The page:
Dell Puts Open-Source Clustering Tools On New Server - InformationWeek

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Dell Puts Open-Source Clustering Tools On New Server

Dell is putting cluster-management software from Platform Computing on its new PowerEdge server.

Dell has teamed up with cluster-management app-maker Platform Computing Inc. to create a small but powerful rack-mounted server complete with open-source cluster-management tools. Dell struck the partnership as a way to increase its market share in the high-performance computer cluster market where speed, size, and cost rule.

The hardware half of product is Dell's 1U (1.75-inch) PowerEdge SC1425 server, which start at $1,099 and run on either Microsoft Windows Server 2003 Standard or Web Edition and Red Hat Enterprise Linux 3, 32-bit or 64-bit editions. The new server, which can be ordered individually or in clusters of eight to 256 nodes, features dual Intel Xeon EM64T processors, an 800-MHz front-side bus, up to 12 Gbytes of DDR-2 memory, and dual Gigabit Ethernet NICs for high-performance I/O capabilities.

Platform Computing's new open-source cluster-management software, called Rocks, is available with a support subscription of $150 per node. The company already has a line of proprietary distributed and grid-computing applications. Rocks is based upon the National Partnership for Advanced Computational Infrastructure version of Rocks originally developed at the San Diego Supercomputing Center.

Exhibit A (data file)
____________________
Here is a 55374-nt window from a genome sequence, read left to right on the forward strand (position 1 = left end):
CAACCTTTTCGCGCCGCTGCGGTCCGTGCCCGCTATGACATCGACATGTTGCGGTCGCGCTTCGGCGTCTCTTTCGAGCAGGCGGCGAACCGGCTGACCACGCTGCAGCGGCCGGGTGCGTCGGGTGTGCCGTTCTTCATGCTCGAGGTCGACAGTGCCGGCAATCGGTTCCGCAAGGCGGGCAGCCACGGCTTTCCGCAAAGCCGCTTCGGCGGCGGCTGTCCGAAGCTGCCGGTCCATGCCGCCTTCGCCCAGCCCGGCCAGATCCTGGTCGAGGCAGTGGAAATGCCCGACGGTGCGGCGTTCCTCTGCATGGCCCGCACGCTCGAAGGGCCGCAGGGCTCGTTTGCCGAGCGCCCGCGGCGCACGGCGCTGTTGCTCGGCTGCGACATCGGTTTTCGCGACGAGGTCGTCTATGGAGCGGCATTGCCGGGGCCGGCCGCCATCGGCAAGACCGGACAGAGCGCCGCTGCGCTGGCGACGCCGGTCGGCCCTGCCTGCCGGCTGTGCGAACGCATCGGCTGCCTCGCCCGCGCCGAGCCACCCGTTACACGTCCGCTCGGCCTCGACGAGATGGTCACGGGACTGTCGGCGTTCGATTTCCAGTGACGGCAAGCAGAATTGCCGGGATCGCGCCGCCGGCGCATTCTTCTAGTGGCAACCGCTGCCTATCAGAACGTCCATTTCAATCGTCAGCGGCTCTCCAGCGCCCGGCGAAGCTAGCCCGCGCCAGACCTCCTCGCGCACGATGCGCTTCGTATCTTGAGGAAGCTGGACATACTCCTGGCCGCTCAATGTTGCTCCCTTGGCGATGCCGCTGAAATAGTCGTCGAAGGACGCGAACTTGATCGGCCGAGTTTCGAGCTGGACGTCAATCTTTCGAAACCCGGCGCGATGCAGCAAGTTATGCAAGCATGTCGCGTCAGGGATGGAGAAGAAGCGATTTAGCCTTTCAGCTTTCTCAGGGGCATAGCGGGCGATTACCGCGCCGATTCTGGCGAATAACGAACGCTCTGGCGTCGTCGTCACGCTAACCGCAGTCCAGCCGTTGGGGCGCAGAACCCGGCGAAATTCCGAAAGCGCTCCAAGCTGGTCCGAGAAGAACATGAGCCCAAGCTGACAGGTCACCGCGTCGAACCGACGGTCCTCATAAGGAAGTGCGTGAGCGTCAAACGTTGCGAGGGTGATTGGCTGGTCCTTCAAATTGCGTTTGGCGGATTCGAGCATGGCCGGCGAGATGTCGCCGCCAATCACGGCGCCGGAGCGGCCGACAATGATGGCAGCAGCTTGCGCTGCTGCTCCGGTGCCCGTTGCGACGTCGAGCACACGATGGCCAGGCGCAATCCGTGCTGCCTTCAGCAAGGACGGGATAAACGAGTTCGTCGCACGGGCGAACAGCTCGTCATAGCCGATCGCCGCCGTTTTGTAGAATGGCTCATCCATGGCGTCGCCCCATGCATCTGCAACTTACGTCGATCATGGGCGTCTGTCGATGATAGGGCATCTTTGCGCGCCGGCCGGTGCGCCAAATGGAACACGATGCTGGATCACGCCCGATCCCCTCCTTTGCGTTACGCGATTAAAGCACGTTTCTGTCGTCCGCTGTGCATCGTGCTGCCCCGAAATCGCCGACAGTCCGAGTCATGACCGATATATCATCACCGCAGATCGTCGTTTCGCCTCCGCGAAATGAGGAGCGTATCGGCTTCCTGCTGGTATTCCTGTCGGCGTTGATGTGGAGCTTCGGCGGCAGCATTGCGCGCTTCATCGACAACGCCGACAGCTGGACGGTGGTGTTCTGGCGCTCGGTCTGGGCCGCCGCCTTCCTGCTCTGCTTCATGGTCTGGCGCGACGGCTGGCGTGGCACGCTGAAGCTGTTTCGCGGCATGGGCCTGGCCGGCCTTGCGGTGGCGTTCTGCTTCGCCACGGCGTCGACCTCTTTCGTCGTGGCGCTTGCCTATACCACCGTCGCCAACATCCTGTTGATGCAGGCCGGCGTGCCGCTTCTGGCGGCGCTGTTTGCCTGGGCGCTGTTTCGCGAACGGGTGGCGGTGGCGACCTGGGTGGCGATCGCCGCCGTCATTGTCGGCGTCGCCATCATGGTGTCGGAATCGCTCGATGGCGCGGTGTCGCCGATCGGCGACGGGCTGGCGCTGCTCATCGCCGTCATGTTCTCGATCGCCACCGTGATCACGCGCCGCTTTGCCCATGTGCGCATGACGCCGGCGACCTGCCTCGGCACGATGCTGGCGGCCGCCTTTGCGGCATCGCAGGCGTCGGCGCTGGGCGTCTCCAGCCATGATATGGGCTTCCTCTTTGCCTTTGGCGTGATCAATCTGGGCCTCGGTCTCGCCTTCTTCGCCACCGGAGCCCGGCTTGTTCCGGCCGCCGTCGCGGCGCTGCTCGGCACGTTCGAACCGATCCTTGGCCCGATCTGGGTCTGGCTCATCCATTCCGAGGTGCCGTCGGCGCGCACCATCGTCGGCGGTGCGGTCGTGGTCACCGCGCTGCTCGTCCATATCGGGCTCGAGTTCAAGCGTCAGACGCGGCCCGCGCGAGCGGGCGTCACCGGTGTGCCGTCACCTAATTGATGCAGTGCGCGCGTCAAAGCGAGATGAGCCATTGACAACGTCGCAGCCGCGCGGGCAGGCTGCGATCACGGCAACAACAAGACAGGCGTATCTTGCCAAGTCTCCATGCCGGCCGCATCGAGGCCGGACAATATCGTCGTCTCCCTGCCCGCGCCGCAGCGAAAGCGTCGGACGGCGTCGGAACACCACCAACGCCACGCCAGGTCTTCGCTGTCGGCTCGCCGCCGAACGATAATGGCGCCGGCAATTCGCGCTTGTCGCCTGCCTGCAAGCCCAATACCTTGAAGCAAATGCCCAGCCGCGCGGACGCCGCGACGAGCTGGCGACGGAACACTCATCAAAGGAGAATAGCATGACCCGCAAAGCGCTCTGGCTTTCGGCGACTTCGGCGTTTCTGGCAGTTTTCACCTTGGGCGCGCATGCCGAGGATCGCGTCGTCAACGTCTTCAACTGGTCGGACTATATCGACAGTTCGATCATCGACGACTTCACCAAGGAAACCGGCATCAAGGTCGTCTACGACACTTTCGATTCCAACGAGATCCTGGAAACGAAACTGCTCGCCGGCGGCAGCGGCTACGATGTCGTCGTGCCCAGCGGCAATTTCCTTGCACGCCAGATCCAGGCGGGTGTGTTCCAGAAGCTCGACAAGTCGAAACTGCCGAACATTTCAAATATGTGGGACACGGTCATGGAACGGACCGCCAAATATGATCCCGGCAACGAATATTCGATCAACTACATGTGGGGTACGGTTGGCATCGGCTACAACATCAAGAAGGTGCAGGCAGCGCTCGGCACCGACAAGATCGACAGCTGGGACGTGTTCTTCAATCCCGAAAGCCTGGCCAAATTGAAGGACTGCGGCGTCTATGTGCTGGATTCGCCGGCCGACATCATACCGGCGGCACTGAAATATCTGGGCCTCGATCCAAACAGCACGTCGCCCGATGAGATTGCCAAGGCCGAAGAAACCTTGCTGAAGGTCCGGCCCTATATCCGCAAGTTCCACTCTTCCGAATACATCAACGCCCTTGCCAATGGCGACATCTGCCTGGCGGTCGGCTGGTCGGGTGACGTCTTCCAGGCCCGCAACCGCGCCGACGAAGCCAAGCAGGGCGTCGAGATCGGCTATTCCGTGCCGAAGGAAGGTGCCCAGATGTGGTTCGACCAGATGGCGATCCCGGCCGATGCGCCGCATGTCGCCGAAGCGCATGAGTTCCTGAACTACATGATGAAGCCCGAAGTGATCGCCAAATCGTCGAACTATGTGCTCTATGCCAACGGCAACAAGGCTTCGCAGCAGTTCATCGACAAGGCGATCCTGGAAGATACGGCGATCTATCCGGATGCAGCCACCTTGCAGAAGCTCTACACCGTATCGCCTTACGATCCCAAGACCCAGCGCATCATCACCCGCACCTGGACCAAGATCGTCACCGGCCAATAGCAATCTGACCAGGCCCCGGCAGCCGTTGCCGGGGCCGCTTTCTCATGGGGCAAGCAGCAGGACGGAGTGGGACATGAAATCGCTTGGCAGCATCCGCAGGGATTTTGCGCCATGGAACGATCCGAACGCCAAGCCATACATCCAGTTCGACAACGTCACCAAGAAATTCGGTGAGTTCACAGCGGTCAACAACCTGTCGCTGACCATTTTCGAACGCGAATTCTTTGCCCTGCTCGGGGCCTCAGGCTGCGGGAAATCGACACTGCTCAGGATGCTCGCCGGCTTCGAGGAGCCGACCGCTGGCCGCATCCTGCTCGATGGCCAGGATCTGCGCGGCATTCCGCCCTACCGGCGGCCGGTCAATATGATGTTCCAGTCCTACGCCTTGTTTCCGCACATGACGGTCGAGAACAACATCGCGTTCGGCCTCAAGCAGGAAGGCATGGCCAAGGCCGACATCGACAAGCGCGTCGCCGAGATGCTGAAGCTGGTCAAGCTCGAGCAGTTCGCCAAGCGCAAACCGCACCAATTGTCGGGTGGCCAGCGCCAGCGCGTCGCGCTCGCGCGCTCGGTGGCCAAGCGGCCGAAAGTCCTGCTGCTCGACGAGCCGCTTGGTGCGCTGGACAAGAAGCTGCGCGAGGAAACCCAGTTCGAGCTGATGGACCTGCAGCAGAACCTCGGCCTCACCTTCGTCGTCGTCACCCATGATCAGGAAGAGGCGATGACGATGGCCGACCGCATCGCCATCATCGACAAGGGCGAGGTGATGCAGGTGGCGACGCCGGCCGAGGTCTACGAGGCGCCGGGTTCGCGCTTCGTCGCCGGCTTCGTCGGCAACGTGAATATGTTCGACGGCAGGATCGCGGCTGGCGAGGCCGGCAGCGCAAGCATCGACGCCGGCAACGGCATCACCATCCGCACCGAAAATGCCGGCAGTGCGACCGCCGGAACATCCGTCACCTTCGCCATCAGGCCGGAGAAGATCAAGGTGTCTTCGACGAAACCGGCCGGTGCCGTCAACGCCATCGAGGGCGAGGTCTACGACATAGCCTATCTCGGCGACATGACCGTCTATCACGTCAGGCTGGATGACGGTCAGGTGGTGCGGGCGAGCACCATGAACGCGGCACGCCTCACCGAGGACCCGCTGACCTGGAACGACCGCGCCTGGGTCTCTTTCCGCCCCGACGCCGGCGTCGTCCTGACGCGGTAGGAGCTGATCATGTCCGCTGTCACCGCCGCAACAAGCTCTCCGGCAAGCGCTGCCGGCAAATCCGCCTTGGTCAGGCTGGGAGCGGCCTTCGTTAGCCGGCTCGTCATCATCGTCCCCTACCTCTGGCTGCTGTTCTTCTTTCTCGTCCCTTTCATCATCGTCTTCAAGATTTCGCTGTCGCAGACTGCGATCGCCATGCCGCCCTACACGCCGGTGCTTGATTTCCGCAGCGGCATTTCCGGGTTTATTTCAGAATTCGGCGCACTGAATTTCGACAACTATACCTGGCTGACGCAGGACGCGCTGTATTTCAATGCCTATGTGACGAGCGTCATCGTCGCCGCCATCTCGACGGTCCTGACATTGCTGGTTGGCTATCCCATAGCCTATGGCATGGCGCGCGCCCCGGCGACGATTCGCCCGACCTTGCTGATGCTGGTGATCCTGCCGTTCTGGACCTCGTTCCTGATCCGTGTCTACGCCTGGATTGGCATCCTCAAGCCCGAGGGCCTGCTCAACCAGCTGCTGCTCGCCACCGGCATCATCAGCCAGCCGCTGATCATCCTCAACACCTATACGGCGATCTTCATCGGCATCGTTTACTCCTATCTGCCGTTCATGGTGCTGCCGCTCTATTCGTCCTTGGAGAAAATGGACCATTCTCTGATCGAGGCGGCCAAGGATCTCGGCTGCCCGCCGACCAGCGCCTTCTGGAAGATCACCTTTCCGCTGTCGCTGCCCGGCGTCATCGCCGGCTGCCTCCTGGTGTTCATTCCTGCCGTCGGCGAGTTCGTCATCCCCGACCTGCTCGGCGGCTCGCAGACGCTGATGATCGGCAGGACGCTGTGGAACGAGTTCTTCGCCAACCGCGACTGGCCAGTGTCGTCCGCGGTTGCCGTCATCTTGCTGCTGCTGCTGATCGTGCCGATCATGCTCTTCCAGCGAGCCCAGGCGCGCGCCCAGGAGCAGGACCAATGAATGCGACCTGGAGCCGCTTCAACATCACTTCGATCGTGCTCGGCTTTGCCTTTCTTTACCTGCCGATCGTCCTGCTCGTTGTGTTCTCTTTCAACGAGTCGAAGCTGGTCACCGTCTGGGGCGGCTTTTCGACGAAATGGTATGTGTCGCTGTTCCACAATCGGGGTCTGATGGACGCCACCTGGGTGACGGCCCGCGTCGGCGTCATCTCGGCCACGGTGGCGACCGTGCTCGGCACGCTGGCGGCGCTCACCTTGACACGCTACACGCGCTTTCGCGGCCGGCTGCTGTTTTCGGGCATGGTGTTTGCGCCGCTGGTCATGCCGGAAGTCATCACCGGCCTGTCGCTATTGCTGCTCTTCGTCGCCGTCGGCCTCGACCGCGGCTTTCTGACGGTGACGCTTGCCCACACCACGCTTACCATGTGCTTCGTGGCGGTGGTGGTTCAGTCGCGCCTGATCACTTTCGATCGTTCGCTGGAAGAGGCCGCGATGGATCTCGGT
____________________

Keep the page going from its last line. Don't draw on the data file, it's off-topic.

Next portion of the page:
"Rocks addresses the need to simplify the deployment of high-performance computing clusters as organizations move from large SMP boxes to standardized, clustered servers," says Gary Tyreman, Platform Computing's director of product management. "It's designed for the administrator who doesn't know how to build a cluster and who doesn't want to know."

Tyreman says he can't say if his company's packaging of open-source software will start a trend at Platform Computing. "We selected Rocks rather than try to invent what already exists," he says. Whether Platform does this again depends upon the company's needs and whether its greatest advantage is building, buying, or borrowing software. Says Tyreman, "Open source is a way of getting from ground zero to where we need to be, fast."

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